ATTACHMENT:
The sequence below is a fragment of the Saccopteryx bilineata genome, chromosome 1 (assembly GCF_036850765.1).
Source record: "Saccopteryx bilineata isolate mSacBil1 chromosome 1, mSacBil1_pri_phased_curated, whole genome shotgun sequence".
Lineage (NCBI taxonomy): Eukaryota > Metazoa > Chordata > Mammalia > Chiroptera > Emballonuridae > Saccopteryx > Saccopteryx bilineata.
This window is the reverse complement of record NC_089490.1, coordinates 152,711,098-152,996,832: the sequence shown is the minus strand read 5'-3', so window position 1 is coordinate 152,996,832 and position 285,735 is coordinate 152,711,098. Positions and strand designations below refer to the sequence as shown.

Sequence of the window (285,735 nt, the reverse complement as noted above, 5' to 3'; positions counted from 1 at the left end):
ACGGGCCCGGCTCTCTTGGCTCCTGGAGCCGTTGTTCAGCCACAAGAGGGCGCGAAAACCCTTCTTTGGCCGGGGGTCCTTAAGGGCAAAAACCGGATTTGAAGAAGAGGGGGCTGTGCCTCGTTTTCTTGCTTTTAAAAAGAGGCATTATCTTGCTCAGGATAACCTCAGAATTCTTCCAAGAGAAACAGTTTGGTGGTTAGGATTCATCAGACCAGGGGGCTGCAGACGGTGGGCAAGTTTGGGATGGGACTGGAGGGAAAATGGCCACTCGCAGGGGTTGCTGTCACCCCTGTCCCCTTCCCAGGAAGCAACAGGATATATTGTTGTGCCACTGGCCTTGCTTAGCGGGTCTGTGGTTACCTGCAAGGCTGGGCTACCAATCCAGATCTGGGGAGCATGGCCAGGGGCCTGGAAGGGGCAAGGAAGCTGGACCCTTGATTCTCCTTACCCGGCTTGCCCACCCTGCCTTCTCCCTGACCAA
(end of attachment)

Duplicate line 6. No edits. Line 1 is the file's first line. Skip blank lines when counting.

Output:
ACGGGCCCGGCTCTCTTGGCTCCTGGAGCCGTTGTTCAGCCACAAGAGGGCGCGAAAACCCTTCTTTGGCCGGGGGTCCTTAAGGGCAAAAACCGGATTTGAAGAAGAGGGGGCTGTGCCTCGTTTTCTTGCTTTTAAAAAGAGGCATTATCTTGCTCAGGATAACCTCAGAATTCTTCCAAGAGAAACAGTTTGGTGGTTAGGATTCATCAGACCAGGGGGCTGCAGACGGTGGGCAAGTTTGGGATGGGACTGGAGGGAAAATGGCCACTCGCAGGGGTTGCTGTCACCCCTGTCCCCTTCCCAGGAAGCAACAGGATATATTGTTGTGCCACTGGCCTTGCTTAGCGGGTCTGTGGTTACCTGCAAGGCTGGGCTACCAATCCAGATCTGGGGAGCATGGCCAGGGGCCTGGAAGGGGCAAGGAAGCTGGACCCTTGATTCTCCTTACCCGGCTTGCCCACCCTGCCTTCTCCCTGACCAA